ROCK HILL, S.C. -- None of the three Carroll teams entered in this past weekend's National Softball Association's Girls World Series camehome with a title.
But the county players did leave South Carolina with two things: the respect of opposing teams and stronger friendships with teammates.
The two Westminster teams, a 12-and-under squad coached by Jerry Georgiana and a 14-and-under team headed by John McLain, had the mostsuccess. Both finished 2-2 in the four-day event. The Hampstead Hammers, coached by Keith Woodburn, weren't as fortunate, ending 0-2 after a pair of shutouts.
Still, even before the second loss, Woodburnwas philosophical.
"The important thing for the girls is to enjoythemselves, not so much the wins and losses," he said.
For McLain, whose squad lost by 8-1 scores in its final games against teams from Sandy Plains, Fla., and Summerville, S.C., the lessons his team learned were important ones.
"After our last game, I got all the girls together to reflect on the good things that had happened to us," hesaid. "I told them they had done their best, and considering we had been together as a team only since April, we accomplished a lot. We won a state championship, we came into this tournament and played well, and we defeated a very tough team, Lake Lytal, in our second game."
For Georgiana, the pride was evident in his description of his squad's late-inning rally that fell short in a 13-9 loss against another Lake Lytal team.
"We made plays that we hadn't made all year. Wenever played as well together as we did," Georgiana said.
"We played great," he said. "We scored six runs in the bottom of the seventhinning. We just came up a little short. With the rain and all that we had Saturday, we were just a little flat in our final game, and I made two errors myself coaching."
Westminster 12-and-under lost itsfinal game, 9-2, to Plantation, Fla.
Both Westminster coaches hadto contend with a series of rain showers on Friday that forced the cancellation of all of Friday night's games, forcing both squads to return early Saturday morning for makeup contests. Georgiana thought that might have cost his team a victory.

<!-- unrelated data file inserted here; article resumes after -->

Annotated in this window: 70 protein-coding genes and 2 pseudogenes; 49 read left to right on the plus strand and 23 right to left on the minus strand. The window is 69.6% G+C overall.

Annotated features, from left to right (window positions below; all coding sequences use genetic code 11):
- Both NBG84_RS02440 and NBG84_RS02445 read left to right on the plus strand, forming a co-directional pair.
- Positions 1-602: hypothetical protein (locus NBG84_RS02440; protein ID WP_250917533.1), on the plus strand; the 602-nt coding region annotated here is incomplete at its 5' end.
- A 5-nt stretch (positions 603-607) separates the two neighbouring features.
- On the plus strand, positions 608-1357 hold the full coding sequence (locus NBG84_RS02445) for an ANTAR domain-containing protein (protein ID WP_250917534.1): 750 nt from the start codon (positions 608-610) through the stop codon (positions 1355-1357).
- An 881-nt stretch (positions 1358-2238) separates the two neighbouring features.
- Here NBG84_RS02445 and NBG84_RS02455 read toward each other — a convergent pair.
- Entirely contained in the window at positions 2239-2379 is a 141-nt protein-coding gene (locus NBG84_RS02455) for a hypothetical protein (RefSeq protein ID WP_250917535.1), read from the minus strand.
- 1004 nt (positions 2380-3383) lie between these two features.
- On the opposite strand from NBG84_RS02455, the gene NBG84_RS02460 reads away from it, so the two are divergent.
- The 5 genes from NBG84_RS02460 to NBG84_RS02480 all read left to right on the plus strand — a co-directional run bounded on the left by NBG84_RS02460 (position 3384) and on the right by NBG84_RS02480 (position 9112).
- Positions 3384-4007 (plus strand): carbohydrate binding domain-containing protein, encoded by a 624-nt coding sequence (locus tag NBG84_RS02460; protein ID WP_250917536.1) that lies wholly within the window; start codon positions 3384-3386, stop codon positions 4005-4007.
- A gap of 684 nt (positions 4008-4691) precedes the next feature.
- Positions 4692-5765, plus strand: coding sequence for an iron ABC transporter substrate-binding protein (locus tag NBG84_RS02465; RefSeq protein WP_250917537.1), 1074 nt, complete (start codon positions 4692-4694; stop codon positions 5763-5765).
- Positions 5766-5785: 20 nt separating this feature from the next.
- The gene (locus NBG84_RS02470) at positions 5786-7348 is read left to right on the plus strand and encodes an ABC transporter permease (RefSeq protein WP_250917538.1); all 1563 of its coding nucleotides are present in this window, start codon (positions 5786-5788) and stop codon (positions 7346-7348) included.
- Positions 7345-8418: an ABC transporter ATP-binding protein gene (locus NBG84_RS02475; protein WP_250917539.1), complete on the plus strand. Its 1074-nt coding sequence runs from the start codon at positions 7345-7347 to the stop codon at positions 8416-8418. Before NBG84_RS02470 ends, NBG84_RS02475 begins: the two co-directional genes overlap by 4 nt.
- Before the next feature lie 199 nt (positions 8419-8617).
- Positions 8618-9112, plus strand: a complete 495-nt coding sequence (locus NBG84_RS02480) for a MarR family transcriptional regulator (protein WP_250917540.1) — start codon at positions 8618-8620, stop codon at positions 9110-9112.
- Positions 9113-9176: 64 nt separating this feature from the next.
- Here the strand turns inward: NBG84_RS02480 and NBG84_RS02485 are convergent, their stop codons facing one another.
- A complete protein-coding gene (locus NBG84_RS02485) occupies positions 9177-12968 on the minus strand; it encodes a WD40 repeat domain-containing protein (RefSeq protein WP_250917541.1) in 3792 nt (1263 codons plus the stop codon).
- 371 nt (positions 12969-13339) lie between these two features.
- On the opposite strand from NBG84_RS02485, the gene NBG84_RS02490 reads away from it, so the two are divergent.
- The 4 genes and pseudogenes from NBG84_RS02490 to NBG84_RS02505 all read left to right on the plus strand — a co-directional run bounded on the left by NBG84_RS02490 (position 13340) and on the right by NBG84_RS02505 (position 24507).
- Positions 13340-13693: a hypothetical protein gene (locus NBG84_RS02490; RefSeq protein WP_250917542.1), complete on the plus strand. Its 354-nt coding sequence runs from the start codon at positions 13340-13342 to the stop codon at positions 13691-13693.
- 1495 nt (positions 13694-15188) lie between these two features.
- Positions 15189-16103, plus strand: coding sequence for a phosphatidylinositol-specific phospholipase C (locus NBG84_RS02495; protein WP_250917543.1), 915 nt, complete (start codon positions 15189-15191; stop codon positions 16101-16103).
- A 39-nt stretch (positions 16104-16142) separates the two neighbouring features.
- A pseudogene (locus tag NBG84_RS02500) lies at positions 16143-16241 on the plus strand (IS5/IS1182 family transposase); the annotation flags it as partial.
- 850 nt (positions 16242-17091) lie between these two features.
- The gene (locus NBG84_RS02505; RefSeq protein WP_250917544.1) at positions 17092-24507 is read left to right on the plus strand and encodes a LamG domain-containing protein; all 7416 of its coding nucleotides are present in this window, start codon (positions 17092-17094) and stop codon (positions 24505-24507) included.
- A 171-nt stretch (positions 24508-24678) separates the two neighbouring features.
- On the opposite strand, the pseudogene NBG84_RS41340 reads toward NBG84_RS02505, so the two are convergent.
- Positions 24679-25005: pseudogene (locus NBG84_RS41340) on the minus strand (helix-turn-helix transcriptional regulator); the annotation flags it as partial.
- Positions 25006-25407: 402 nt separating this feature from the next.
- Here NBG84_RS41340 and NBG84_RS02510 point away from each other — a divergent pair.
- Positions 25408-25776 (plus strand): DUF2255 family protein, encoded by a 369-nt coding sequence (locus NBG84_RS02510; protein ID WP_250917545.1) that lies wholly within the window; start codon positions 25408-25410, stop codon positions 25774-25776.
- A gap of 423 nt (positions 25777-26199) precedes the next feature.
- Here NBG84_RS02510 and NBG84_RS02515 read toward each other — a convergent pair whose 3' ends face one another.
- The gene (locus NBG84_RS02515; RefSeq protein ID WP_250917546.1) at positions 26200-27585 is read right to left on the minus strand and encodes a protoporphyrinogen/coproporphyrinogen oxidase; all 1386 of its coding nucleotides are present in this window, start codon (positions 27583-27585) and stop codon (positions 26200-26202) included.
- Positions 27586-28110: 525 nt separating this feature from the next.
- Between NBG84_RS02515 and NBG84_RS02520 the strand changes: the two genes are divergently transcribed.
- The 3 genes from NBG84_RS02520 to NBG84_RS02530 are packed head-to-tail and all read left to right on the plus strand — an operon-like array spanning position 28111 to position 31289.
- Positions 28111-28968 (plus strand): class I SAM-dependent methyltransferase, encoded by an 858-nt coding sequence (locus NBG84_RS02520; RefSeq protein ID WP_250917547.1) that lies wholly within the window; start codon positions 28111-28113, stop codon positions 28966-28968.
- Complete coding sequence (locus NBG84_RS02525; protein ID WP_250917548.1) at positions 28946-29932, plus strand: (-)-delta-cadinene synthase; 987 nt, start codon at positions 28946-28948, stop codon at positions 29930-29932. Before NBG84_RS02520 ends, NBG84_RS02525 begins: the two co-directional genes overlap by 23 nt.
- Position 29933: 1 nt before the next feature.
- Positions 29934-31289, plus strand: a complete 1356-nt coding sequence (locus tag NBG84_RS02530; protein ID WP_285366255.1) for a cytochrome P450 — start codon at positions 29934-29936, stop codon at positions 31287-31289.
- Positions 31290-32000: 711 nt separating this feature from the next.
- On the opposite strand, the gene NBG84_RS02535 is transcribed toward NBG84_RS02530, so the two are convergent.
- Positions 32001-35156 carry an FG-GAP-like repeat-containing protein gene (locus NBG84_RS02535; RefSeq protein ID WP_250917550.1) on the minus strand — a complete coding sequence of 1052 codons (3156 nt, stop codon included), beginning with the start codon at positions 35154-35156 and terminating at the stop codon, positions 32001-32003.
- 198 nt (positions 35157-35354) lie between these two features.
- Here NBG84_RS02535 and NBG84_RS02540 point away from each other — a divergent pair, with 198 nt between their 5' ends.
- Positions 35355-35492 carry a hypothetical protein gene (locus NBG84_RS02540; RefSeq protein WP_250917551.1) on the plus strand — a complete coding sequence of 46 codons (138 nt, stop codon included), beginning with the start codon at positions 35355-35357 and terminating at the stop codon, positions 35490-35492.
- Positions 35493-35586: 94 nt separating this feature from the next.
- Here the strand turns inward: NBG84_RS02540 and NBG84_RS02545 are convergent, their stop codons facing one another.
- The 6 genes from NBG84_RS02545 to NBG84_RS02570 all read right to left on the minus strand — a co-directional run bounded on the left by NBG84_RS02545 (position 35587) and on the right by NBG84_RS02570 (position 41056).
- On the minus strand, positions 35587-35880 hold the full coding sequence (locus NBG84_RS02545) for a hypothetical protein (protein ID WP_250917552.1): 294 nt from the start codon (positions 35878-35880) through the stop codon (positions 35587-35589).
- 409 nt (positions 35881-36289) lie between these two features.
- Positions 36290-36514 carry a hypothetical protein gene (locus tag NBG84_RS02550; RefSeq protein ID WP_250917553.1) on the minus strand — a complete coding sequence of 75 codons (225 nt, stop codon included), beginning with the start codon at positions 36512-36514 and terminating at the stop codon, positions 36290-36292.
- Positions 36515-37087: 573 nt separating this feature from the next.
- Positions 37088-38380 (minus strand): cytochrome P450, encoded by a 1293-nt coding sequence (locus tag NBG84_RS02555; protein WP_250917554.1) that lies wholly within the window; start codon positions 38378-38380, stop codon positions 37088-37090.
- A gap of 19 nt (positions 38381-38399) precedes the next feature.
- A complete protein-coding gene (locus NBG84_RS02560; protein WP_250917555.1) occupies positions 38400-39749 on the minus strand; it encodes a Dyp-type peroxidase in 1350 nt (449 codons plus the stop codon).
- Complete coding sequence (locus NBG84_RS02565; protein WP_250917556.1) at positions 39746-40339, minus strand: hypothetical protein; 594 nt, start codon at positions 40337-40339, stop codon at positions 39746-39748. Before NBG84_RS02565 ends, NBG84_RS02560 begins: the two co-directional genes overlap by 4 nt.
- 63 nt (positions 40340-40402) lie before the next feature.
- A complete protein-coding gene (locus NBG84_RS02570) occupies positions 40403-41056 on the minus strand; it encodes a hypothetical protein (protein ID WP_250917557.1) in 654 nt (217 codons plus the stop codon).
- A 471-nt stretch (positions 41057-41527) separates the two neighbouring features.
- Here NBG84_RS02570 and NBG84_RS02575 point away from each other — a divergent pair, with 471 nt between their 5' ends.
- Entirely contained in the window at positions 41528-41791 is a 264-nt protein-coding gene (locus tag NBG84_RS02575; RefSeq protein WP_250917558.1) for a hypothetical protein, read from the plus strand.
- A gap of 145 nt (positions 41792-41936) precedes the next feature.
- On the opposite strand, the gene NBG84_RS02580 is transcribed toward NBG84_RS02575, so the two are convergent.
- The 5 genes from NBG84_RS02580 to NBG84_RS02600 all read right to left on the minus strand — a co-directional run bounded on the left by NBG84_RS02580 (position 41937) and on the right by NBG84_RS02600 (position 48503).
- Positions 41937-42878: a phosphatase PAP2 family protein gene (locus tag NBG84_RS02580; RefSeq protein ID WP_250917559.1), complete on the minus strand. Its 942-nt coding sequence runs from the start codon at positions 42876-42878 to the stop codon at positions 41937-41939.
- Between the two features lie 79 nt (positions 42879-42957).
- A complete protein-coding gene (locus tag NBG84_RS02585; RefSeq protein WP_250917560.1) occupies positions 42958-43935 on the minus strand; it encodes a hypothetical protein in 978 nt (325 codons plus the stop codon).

"I think that we could havebeat Lake Lytal on Friday night," he said. "We always said we could beat anybody after 5:30 p.m. It was a letdown not to play that night."
All the coaches, though, noted that their teams had no reason tobe ashamed of their performances, and that the positives far outweighed the negatives.
"We played great defense, especially in our second win in the tournament," McLain said. "The girls worked together as a team."
Said Georgiana, "Even though we lost out in the tournament, the girls are more of a winner now than they were before the tournament. Whenever we lose, we have a tradition of giving the winning team a cheer. Before, I could tell if the girls were down because they would mope and not really put their hearts into the cheer. After our second loss, I didn't hear any of that. Our girls really felt proudof themselves, knowing that they were winners."
In the NSA World Series, only six teams captured championship trophies, while more than 195 teams went home empty-handed. But players for the Westminster Rockets 12-and-under squad, the Hampstead Hammers and Westminster's 14-and-under team left South Carolina with a special feeling.
They knew they had given their best and could ask for nothing more.